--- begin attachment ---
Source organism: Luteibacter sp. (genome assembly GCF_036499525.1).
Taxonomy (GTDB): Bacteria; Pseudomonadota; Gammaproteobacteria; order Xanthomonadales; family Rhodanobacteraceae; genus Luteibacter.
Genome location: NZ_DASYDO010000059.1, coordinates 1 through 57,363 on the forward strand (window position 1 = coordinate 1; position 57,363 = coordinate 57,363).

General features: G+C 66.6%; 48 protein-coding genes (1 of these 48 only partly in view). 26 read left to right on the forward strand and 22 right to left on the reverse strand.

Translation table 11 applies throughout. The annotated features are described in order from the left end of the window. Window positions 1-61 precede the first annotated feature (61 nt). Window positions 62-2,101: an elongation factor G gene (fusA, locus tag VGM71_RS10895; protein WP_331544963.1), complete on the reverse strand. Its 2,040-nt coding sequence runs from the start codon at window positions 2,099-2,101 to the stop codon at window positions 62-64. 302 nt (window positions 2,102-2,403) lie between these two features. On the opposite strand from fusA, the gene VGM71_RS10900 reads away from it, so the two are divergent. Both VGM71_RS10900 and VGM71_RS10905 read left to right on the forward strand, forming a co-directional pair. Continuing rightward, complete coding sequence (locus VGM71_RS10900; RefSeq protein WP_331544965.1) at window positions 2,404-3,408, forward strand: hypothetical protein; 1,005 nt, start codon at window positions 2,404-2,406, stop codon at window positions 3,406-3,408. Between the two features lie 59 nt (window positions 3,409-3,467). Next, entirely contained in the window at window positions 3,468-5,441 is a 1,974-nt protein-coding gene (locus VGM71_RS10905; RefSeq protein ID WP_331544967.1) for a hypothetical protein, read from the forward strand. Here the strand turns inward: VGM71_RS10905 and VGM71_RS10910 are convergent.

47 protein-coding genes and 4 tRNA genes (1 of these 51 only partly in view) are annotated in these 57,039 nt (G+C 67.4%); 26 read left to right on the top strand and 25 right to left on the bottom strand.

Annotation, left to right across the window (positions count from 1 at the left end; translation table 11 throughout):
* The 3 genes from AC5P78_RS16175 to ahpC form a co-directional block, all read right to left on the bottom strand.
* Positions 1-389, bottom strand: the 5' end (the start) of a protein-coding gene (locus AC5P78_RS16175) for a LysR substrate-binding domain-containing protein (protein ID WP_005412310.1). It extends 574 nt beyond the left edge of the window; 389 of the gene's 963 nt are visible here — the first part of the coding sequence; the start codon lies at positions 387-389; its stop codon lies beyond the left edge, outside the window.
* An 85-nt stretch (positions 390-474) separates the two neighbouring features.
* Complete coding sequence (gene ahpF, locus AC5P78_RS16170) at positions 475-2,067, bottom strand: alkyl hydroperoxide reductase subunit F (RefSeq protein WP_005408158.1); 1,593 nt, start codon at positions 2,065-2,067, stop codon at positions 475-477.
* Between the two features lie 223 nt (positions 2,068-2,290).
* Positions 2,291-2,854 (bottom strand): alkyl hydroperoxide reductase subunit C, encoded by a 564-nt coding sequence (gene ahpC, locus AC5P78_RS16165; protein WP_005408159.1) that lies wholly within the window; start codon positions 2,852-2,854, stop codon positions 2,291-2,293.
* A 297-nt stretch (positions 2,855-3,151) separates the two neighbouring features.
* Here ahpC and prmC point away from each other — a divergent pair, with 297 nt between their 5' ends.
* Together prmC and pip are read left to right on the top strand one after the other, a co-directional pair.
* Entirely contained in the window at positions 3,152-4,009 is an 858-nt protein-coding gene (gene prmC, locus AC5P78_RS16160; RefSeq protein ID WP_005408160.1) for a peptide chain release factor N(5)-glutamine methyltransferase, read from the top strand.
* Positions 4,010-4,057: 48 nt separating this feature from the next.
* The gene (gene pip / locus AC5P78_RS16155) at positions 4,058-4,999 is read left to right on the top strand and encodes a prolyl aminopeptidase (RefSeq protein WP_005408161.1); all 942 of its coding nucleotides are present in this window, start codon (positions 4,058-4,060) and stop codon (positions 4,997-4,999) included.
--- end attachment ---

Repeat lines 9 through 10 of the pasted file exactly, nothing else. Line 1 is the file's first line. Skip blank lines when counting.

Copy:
* Positions 1-389, bottom strand: the 5' end (the start) of a protein-coding gene (locus AC5P78_RS16175) for a LysR substrate-binding domain-containing protein (protein ID WP_005412310.1). It extends 574 nt beyond the left edge of the window; 389 of the gene's 963 nt are visible here — the first part of the coding sequence; the start codon lies at positions 387-389; its stop codon lies beyond the left edge, outside the window.
* An 85-nt stretch (positions 390-474) separates the two neighbouring features.